Talk:Lions' Commentary on UNIX 6th Edition, with Source Code
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Legality issues not explained
The article doesn't explain itself very well. Was the publication of Unix source code 1) Authorised by bell labs ? 2) Not authorised or 3) Initially authorized but later rescinded ? What effect did this have on the legality (in the United States and elsewhere) on publishing and circulating the book. Were initial publication but not subsequent reprints permitted ? Could libraries stock/lend old copies ? What is the legal status now and have electronic versions appeared ? 188.8.131.52 (talk) 23:12, 30 October 2015 (UTC)
AT&T Bell Labs lawyers didn't authorize it (and never liked UNIX getting licensed before), but Ritchie, Thompson & other technical folks really wanted to see it get out there, and knew John, who did 3 sabbaticals at Bell Labs, first ~1978, i.e., he was on good terms with them. While lawyers were hassling him, we used his books for internal Bell Labs operating systems courses :-) We liked the idea that UNIX source code would permeate universities.
The Computer History Museum has bound copies of the 2 books, which I donated. They weren't my original copies, which I'd lent and never gotten back, but sometime during 1990s, before John's death in 1998, I visited him and he was kind enough to replace them, as well as sign them for me.JohnMashey (talk) 00:10, 6 July 2017 (UTC)
Simple "but" high quality code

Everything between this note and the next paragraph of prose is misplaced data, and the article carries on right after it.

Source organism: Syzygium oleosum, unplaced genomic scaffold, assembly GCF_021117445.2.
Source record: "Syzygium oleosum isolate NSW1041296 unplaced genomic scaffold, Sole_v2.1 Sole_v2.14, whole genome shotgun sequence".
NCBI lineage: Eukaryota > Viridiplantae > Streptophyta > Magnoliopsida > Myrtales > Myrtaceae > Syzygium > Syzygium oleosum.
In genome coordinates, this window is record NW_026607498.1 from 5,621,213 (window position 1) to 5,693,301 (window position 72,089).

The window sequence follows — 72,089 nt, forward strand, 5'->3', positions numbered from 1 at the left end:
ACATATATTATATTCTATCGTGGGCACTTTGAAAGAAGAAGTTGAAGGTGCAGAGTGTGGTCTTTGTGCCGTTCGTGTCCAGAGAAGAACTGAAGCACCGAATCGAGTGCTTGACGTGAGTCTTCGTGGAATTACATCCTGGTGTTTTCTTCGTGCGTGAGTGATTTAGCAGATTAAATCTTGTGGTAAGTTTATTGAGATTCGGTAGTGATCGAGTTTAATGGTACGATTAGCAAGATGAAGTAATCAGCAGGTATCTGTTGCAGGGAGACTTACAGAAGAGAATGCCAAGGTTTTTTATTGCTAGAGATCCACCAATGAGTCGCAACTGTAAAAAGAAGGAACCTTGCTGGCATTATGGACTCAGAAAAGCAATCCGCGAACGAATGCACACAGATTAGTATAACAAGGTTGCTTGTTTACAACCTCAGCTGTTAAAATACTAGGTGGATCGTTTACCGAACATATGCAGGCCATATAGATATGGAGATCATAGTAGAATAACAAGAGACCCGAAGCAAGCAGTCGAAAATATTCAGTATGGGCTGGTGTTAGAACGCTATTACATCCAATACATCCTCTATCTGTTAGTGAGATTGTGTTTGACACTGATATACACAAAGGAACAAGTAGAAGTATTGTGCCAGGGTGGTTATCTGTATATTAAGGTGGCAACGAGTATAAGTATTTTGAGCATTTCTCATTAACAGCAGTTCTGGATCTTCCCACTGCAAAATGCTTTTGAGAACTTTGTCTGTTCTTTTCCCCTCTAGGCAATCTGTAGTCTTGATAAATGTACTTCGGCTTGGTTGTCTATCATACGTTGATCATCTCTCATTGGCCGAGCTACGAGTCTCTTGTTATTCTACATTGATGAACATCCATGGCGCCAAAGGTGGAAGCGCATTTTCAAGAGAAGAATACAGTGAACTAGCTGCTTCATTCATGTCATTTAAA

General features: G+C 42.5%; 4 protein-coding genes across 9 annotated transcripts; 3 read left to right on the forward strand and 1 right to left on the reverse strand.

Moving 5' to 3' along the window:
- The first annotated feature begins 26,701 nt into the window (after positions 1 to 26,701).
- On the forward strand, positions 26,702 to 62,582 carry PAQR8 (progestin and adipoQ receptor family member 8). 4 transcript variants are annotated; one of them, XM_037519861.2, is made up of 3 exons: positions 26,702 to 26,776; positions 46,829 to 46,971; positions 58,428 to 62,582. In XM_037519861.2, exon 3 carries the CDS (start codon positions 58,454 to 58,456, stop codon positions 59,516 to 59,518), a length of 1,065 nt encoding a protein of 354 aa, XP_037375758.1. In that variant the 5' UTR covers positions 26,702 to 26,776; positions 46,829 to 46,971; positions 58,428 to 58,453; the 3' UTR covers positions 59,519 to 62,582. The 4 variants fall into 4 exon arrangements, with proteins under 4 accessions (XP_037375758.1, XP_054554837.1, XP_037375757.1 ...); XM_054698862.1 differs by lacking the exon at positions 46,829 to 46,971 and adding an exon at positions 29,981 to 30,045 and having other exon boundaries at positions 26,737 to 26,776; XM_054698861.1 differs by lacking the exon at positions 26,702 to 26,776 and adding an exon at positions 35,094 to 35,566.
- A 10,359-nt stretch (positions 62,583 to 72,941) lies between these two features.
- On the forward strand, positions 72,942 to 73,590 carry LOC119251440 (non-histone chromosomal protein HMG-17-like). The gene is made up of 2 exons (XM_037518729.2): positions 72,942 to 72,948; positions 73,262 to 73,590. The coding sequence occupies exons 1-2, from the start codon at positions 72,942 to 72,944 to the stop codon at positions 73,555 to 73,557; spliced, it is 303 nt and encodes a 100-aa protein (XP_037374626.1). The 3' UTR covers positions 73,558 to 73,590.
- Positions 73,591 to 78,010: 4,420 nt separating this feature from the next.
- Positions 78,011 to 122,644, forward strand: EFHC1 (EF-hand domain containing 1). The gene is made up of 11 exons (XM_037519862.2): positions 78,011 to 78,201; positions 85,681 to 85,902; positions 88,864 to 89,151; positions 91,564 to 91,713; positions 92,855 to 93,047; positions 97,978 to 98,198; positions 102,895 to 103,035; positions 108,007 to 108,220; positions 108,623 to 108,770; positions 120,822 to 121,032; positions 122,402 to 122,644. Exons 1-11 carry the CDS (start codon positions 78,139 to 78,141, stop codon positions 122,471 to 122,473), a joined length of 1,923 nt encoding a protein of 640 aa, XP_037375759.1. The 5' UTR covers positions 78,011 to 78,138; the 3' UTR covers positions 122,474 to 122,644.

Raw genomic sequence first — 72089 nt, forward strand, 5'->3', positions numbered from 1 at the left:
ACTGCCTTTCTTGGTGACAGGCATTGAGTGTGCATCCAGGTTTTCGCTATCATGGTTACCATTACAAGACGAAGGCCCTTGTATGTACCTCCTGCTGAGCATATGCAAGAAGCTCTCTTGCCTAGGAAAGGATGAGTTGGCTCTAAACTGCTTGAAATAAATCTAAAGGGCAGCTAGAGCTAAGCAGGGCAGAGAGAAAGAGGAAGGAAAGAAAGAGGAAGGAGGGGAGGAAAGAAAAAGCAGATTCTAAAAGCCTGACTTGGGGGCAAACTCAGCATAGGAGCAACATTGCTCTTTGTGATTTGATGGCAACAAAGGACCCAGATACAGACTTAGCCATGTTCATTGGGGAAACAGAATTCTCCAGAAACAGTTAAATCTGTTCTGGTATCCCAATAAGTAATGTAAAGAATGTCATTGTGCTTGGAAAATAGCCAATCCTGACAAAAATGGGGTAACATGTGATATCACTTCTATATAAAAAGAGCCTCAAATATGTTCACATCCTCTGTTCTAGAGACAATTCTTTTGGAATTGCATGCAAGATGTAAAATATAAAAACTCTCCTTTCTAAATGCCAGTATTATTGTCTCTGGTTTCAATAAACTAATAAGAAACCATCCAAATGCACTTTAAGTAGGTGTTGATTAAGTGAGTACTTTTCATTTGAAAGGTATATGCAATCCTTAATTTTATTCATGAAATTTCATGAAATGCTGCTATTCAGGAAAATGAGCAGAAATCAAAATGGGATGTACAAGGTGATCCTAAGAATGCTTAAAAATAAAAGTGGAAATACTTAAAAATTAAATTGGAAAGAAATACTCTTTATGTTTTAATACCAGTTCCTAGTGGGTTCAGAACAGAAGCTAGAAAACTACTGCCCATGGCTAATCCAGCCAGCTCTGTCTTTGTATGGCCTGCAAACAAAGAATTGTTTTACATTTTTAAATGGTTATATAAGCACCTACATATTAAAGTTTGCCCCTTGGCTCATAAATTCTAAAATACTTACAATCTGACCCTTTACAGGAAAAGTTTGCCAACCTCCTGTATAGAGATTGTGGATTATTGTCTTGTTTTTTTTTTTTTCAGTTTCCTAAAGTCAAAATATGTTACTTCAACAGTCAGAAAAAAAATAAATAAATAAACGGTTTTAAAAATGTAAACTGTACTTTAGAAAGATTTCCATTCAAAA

The "You're not expected to understand this" snippet includes a '=&' operator, which seems to be in the cited text too. This isn't a real C operator; can anyone confirm whether that was in the book too? — Preceding unsigned comment added by 184.108.40.206 (talk) 21:34, 28 April 2017 (UTC)
Originally, "=&" was a legal C operator. My January 15, 1974 "C Reference Manual" (Dennis Ritchie) has it, along with "=+", "=-" etc. Those forms were still there in Brian Kernighan's May 6, 1974 "Programming in C: A Tutorial", which notes (p.25) that spaces are critical: x = -10 sets X to -10, x =- 10 subtracts 10 from x, as does x=-10. Brian wrote "This is quite contrary to the experience of most programmers." and "Newer versions of various compilers are courteous enough to warn you about the ambiguity." UNIX V6 was released outside Bell in 1975 and of course was written earlier.
By Ritchie's May 1, 1977 "C Reference Manual" (p.11) he wrote "Notice that the representation of the compound assignment operators has changed, formerly the "=" came first and the other operator came second (without any space). The compiler continues to accept the previous notation." I don't recall exactly when the new form was first accepted, but its use clearly removed the ambiguity and the old form disappeared.JohnMashey (talk) 00:34, 6 July 2017 (UTC)